Interview: Gary Adshead



Thanks very much for your time, Andrew.

ANDREW HASTIE: Good to be with you, Gary.

GARY ADSHEAD: You served. What were the concerns about allowing people from foreign backgrounds into our Defence forces?

ANDREW HASTIE: Well, one of the things we know is that espionage and foreign interference is at an all time high in our history. The Director General of ASIO has said that it's happening at unprecedented levels. So that would be one of the risks that we'd need to manage. There's also a challenge for Pacific nations, we want them to hold on to their people and to build the strength of their countries and so there's also the challenge of potentially recruiting the best of their people to Australia. So there's a couple of risks, I think that need to be considered and managed but when we talk about grafting in people to Australia and making them citizens, I think serving in our military is potentially a great way to do it. Now, this isn't Coalition policy, a migration review was announced by Labor last week, and so I think, to grow the defence Force - you mentioned eighteen and a half thousand people over the next two decades - to grow out our Defence Force we need to have all options on the table and it's worth considering.

GARY ADSHEAD: I know that it's early days, but would there be certain countries that would have to be off limits? You talked about Pacific Islanders, I know that obviously, New Zealanders? Who would you feel comfortable recruiting from?

ANDREW HASTIE: I think, you know, we have a great relationship, obviously, through Five Eyes, so Australia, New Zealand, Canada, the US and UK work closely together already. We have lots of exchanges, military to military through that arrangement and so that would be a natural recruiting pool. But then experts today have also flagged the potential for recruiting Pacific Island nations as well and so I think that's what's on the table. But first of all, we've got to consider what our country's needs are, whether it's viable, what are the risks, and it's worthwhile having a public discussion about this. But certainly, I think it's a great way to graft someone into Australia, to give them a sense of home, a return of [service] obligation as well. When I went through the Australian Defence Force Academy, and when a lot of our young people go through specialist training, whether it be pilots or what have you, they have a return of service obligation imposed upon them to do four years training and you pay the country back with five years of service and I think, if we're going to bring people over, I think 700,000 people over the next couple of years is what the government's talking about, wouldn't it be good if some of them actually joined up and served our country in the process?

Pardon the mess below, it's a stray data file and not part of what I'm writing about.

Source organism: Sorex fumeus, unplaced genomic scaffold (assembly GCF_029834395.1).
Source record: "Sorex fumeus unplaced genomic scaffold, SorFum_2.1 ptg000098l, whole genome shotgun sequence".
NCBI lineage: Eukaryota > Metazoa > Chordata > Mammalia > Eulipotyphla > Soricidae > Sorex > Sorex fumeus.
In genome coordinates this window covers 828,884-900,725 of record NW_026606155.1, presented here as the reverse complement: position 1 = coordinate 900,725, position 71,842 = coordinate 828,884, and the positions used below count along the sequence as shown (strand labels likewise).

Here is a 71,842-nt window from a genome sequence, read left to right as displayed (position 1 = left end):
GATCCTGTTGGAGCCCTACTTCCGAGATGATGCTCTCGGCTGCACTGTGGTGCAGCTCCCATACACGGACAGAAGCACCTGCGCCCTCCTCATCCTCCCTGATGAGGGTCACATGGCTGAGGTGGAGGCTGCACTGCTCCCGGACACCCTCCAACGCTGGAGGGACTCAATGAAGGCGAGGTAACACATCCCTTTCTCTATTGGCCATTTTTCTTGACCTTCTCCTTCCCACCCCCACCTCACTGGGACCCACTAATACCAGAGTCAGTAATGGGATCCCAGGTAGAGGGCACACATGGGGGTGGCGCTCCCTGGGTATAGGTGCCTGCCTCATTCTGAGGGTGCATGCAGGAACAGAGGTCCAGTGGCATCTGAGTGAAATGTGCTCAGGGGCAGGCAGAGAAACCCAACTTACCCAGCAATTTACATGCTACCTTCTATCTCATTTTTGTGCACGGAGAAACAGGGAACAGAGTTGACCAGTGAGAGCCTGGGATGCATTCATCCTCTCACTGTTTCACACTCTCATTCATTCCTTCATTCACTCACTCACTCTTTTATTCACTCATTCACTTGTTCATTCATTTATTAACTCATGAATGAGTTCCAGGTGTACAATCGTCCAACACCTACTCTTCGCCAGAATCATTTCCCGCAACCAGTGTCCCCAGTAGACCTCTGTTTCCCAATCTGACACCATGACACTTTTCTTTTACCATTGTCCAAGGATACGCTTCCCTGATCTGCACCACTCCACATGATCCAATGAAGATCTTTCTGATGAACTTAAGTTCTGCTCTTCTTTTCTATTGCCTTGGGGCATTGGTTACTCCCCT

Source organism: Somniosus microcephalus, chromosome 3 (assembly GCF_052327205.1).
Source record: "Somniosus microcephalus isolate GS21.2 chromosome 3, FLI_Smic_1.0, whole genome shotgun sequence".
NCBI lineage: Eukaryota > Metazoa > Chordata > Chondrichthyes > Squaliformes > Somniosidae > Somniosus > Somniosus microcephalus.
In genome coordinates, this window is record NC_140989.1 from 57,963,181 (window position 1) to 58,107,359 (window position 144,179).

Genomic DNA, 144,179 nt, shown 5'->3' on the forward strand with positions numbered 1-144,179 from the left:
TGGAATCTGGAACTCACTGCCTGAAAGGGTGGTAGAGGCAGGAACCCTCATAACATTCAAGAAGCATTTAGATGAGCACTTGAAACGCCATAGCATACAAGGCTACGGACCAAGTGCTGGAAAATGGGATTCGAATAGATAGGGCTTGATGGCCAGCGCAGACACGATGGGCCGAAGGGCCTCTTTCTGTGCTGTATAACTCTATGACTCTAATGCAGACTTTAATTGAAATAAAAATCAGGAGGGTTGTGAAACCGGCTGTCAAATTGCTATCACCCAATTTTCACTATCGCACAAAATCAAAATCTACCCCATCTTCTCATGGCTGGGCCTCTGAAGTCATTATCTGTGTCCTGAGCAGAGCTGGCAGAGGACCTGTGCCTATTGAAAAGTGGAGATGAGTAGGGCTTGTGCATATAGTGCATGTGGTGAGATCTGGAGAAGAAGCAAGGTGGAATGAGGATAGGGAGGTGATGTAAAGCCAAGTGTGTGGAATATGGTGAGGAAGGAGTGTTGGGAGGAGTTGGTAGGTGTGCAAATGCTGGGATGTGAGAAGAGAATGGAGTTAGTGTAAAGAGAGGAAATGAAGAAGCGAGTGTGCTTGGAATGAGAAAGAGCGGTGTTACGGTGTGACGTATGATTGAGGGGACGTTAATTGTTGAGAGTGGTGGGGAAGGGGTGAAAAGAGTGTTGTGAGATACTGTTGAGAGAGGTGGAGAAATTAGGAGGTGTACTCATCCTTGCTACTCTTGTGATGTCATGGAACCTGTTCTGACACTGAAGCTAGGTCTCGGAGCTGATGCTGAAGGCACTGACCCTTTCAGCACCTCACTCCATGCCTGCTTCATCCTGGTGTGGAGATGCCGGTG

GARY ADSHEAD: There's some interesting avenues to go down here but first up, do we have the sort of manpower and the sort of infrastructure that would be required to set up the sort of training facilities for this?

ANDREW HASTIE: Well, that's another great question, Gary. Again, this isn't a policy position from the Coalition, these are questions which government should be considering. Just on AUKUS alone, we've got to grow our submarine fleet by significant numbers, we need to grow our industrial base by significant numbers and we can only do that either through two ways - we increase our fertility replacement rate, which I think is about 1.9, it needs to be up at around 2.1, so people can have more babies, or people can migrate from other countries. And we need to have a process in place that has integrity and that has an economic or a security dividend for Australia and they're the principles that we'll keep coming back to.